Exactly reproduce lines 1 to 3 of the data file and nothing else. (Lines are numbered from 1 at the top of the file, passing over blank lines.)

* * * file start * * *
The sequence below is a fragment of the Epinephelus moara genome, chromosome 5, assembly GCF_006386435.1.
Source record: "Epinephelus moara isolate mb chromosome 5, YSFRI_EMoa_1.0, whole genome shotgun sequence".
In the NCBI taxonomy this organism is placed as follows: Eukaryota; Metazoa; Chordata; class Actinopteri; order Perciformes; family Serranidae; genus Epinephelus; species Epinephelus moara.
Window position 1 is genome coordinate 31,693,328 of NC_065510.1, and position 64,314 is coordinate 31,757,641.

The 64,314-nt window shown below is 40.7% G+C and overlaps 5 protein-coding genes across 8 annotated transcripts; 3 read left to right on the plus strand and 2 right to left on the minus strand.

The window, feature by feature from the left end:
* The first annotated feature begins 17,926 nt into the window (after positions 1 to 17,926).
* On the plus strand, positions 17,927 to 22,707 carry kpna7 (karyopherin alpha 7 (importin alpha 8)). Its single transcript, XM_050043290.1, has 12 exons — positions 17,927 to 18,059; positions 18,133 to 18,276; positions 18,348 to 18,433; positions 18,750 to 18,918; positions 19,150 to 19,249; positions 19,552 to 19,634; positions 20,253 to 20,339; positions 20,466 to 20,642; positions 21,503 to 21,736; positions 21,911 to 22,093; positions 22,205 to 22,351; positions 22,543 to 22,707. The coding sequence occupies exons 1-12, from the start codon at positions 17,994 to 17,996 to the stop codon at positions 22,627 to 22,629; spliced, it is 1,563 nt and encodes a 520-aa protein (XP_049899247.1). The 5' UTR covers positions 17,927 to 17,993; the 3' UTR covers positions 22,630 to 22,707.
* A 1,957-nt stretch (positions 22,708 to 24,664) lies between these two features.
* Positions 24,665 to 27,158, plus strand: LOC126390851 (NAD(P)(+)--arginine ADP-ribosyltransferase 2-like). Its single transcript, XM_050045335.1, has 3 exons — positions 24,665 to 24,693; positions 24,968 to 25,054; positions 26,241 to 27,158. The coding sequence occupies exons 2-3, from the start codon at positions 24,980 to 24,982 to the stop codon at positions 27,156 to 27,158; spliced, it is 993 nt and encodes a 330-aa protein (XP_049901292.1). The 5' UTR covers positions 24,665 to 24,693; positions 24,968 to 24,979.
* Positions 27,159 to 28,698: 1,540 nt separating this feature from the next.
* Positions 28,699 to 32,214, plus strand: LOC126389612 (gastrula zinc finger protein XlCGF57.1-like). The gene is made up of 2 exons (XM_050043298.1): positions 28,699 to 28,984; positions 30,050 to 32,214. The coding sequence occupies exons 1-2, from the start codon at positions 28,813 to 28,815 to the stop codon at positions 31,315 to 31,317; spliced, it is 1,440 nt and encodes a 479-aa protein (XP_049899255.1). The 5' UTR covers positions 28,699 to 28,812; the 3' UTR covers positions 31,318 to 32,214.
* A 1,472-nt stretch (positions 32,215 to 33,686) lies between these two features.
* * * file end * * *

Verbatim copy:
The sequence below is a fragment of the Epinephelus moara genome, chromosome 5, assembly GCF_006386435.1.
Source record: "Epinephelus moara isolate mb chromosome 5, YSFRI_EMoa_1.0, whole genome shotgun sequence".
In the NCBI taxonomy this organism is placed as follows: Eukaryota; Metazoa; Chordata; class Actinopteri; order Perciformes; family Serranidae; genus Epinephelus; species Epinephelus moara.